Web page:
By Jessica Johnson
Artist James “J.D.” De Leon’s Santa Cruz roots run deep. His grandfather made guitars and ran a music store on the ocean side of 41st Avenue, stoking the De Leon family’s cross-generational love of music. His father went on to work for Columbia Records and his mother once had a Billboard Top 100 record. In fact, his parents met when his father cast his mother in a production of Madam Butterfly.
As if his grandfather’s legacy wasn’t enough to establish his Santa Cruz credentials, De Leon spent much of his early career in product development for O’Neill, designing wetsuits, accessories and clothing until eventually starting his own design firm, 57 Design, in 2000. Now J.D. has time to paddleboard to work from his home on Pleasure Point to his office in Capitola Village whenever he wants to and has dedicated himself to getting back to his early roots as a painter. His current project has him working to complete one painting a day. (Yes, you read that right!)
What is the first thing you remember creating?
[Creating] was just like breathing. There was always art and music in the house. I remember every Sunday we had family art time. We would all sit together and draw or paint or sculpt.
When did you first call yourself an artist?
Do ideas come to you in a flash or do they percolate?
I think I have experienced both. The flash ones are probably my favorite, when you see [the project] done before you start.
What is your painting routine?
I like to surf before I go into the studio. I’ll usually play some music – my guitar or bass – before I start to paint. I find music an essential part of painting. I create a soundtrack to the kind of imagery I’m thinking about.
What are you working on now?
I’m kind of a bastardized art person. I’ve got the art that I do as a profession…but when it comes to my [personal] art I’m at a fun, pivotal spot. I’m going to decide what I want to paint. I would like to paint something that makes some sort of statement. It’s going to be influenced by my love of things tropical and aquatic and Polynesian, but if I can somehow say something with it…that’s a big thing for me. It’s the opposite of everything I have done in my career.
Who are your creative idols? Why?
I have lots of them! Musically I am drawn towards people who did everything. I like to play everything, so Todd Rundgren, Prince, Frank Zappa…people who are nutty mad scientists who can do everything. When it comes to visual arts, my brother Cam is an absolute hero of mine, he always has been. And one of the classics, “Lenny” DaVinci, I mean the dude could do everything!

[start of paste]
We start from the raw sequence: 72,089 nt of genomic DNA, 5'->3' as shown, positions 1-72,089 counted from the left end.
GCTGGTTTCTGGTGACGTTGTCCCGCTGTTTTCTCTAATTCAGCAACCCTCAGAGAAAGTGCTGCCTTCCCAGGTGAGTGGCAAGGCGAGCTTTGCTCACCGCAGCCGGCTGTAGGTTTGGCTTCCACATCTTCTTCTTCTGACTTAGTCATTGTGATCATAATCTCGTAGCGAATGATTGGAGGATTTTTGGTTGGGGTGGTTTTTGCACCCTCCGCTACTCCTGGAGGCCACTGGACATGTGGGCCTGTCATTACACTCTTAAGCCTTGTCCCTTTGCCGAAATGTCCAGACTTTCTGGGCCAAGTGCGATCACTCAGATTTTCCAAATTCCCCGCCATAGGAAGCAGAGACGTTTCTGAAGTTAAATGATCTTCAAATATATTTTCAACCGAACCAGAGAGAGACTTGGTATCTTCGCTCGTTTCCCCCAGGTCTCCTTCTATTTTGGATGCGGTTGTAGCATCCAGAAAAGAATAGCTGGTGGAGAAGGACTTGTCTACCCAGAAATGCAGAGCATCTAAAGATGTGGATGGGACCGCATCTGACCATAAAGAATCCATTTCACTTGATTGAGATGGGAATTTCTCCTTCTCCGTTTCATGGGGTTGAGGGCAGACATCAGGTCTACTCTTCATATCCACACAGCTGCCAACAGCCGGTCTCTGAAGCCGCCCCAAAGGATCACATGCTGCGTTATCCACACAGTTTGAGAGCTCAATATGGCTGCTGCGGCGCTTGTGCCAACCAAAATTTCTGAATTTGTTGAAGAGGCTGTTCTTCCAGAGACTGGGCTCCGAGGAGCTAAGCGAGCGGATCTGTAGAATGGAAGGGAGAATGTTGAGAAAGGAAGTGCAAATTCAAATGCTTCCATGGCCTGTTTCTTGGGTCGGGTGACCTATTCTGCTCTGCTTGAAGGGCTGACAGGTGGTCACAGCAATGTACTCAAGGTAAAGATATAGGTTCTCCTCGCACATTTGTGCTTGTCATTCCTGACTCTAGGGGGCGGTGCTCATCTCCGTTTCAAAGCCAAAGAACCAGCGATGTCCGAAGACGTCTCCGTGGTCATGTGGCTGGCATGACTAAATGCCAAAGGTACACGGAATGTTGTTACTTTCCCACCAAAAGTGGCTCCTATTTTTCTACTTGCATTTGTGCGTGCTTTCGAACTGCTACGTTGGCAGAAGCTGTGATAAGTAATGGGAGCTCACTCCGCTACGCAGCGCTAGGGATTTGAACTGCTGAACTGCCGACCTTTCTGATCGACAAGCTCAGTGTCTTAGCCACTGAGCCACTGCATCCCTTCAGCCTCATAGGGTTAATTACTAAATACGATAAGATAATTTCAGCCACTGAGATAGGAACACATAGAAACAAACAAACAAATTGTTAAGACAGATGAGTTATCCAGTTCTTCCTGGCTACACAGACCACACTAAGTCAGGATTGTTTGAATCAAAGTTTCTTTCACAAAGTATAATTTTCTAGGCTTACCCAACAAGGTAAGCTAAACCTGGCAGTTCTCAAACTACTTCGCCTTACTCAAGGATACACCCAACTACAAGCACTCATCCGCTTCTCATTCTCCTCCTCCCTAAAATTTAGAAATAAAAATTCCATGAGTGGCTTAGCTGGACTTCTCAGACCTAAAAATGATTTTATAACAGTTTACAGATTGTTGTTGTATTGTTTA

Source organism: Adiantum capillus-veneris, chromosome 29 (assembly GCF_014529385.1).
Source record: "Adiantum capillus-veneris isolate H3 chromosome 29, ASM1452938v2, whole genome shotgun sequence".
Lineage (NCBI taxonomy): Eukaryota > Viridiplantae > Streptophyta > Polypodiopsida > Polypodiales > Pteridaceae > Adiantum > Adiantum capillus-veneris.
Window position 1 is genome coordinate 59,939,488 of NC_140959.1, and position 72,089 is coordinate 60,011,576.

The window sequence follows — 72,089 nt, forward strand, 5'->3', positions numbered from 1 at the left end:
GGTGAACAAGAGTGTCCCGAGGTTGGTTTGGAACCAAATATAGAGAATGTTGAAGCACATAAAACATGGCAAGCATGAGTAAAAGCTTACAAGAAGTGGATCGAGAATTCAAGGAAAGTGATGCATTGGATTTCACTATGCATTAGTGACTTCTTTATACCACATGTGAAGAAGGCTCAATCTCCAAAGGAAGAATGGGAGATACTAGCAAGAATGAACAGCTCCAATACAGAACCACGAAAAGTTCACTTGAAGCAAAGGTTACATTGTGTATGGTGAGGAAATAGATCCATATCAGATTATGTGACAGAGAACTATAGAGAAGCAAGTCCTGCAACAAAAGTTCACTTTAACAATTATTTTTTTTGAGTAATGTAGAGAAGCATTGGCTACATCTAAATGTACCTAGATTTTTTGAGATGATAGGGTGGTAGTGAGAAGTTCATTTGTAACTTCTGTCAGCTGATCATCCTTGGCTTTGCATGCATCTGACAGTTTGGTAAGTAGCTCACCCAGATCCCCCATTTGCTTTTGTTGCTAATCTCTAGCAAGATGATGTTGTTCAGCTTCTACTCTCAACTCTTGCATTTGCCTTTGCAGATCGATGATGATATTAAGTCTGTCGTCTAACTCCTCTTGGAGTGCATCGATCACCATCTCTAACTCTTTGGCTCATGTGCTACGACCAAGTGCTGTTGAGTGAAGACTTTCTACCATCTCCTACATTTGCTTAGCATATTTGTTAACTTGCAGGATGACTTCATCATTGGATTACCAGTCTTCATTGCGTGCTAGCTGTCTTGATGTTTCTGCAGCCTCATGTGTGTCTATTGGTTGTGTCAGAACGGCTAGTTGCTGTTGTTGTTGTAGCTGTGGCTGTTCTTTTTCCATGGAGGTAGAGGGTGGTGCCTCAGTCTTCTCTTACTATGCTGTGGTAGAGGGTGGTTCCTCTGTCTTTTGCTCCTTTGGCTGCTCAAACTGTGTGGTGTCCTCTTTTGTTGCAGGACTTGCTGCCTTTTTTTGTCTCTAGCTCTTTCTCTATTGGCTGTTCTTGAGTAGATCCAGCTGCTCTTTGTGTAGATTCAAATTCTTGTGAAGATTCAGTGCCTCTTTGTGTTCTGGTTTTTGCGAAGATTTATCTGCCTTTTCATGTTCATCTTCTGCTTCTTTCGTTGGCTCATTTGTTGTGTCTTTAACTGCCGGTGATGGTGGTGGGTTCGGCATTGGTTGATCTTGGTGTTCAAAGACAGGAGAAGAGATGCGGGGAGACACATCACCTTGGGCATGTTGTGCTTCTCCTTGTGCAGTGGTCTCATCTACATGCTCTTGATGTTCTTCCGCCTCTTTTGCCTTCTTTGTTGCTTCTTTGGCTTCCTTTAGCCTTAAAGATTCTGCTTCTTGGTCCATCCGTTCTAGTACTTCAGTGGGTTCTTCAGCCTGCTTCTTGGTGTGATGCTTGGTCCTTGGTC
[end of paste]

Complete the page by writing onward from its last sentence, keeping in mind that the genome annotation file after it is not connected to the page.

Do you have dry spells? What do you do when you have them?
Yeah, to me I had a 25-year dry spell with painting, since I did so much work as a professional illustrator. I did a lifetime’s worth of artwork in those years, so I felt used up, like that was everything I had.
What has been the most surprising thing about choosing the creative life?
Do you have a best mistake?
I can them “happy accidents” and they happen all the time!
Do you have a favorite piece?
The next one. (laughs)
What is the biggest myth about creativity?
That there is no work to it. There’s real work to endeavor that you’re going to put your heart into.
Is there any advice you would give to someone who says they are not creative?
Everyone has a different thing that they are creative about. I think the misnomer is that art is a “thing” – it’s painting or dancing. No, art is an approach. I’ve seen it in mechanics who are artists because they use their creativity as well as their logical thinking; they use both halves of their brain. So, creativity or art isn’t a “thing,” it’s an approach and if you use that approach with whatever you’re doing you’re going to have a much better outcome.
Raised in Aptos, Jessica Johnson is a freelance writer and blogger dedicated to inspiring others to live brave, creative lives. If you would like information on her upcoming vision board or writing workshops email her at email@example.com.